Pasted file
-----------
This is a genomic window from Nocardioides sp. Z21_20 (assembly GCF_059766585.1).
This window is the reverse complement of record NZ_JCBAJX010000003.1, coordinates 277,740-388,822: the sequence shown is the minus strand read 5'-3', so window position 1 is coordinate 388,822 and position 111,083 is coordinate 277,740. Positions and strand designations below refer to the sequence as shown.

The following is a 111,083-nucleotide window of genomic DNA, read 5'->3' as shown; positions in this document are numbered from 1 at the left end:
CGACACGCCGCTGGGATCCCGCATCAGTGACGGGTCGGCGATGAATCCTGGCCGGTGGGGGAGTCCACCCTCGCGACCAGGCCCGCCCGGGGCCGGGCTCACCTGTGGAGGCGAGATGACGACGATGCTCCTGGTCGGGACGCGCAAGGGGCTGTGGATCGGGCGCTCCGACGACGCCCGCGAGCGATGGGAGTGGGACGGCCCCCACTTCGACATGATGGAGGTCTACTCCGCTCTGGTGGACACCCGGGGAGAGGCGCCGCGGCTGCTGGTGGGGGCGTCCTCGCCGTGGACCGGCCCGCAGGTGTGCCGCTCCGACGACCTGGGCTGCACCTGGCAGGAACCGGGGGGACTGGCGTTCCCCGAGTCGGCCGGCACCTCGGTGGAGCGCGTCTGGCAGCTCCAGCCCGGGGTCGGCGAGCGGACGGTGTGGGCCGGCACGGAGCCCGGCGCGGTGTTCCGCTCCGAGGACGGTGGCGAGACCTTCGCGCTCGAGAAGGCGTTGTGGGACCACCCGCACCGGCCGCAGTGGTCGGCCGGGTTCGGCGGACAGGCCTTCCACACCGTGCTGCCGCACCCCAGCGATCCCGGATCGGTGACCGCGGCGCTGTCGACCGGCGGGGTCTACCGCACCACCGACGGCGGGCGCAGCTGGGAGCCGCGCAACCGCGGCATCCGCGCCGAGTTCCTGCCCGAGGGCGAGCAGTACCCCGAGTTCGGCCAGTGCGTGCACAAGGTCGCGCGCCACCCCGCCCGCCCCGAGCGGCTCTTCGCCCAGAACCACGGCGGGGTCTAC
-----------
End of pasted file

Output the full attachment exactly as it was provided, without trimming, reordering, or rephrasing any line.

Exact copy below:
This is a genomic window from Nocardioides sp. Z21_20 (assembly GCF_059766585.1).
This window is the reverse complement of record NZ_JCBAJX010000003.1, coordinates 277,740-388,822: the sequence shown is the minus strand read 5'-3', so window position 1 is coordinate 388,822 and position 111,083 is coordinate 277,740. Positions and strand designations below refer to the sequence as shown.

The following is a 111,083-nucleotide window of genomic DNA, read 5'->3' as shown; positions in this document are numbered from 1 at the left end:
CGACACGCCGCTGGGATCCCGCATCAGTGACGGGTCGGCGATGAATCCTGGCCGGTGGGGGAGTCCACCCTCGCGACCAGGCCCGCCCGGGGCCGGGCTCACCTGTGGAGGCGAGATGACGACGATGCTCCTGGTCGGGACGCGCAAGGGGCTGTGGATCGGGCGCTCCGACGACGCCCGCGAGCGATGGGAGTGGGACGGCCCCCACTTCGACATGATGGAGGTCTACTCCGCTCTGGTGGACACCCGGGGAGAGGCGCCGCGGCTGCTGGTGGGGGCGTCCTCGCCGTGGACCGGCCCGCAGGTGTGCCGCTCCGACGACCTGGGCTGCACCTGGCAGGAACCGGGGGGACTGGCGTTCCCCGAGTCGGCCGGCACCTCGGTGGAGCGCGTCTGGCAGCTCCAGCCCGGGGTCGGCGAGCGGACGGTGTGGGCCGGCACGGAGCCCGGCGCGGTGTTCCGCTCCGAGGACGGTGGCGAGACCTTCGCGCTCGAGAAGGCGTTGTGGGACCACCCGCACCGGCCGCAGTGGTCGGCCGGGTTCGGCGGACAGGCCTTCCACACCGTGCTGCCGCACCCCAGCGATCCCGGATCGGTGACCGCGGCGCTGTCGACCGGCGGGGTCTACCGCACCACCGACGGCGGGCGCAGCTGGGAGCCGCGCAACCGCGGCATCCGCGCCGAGTTCCTGCCCGAGGGCGAGCAGTACCCCGAGTTCGGCCAGTGCGTGCACAAGGTCGCGCGCCACCCCGCCCGCCCCGAGCGGCTCTTCGCCCAGAACCACGGCGGGGTCTAC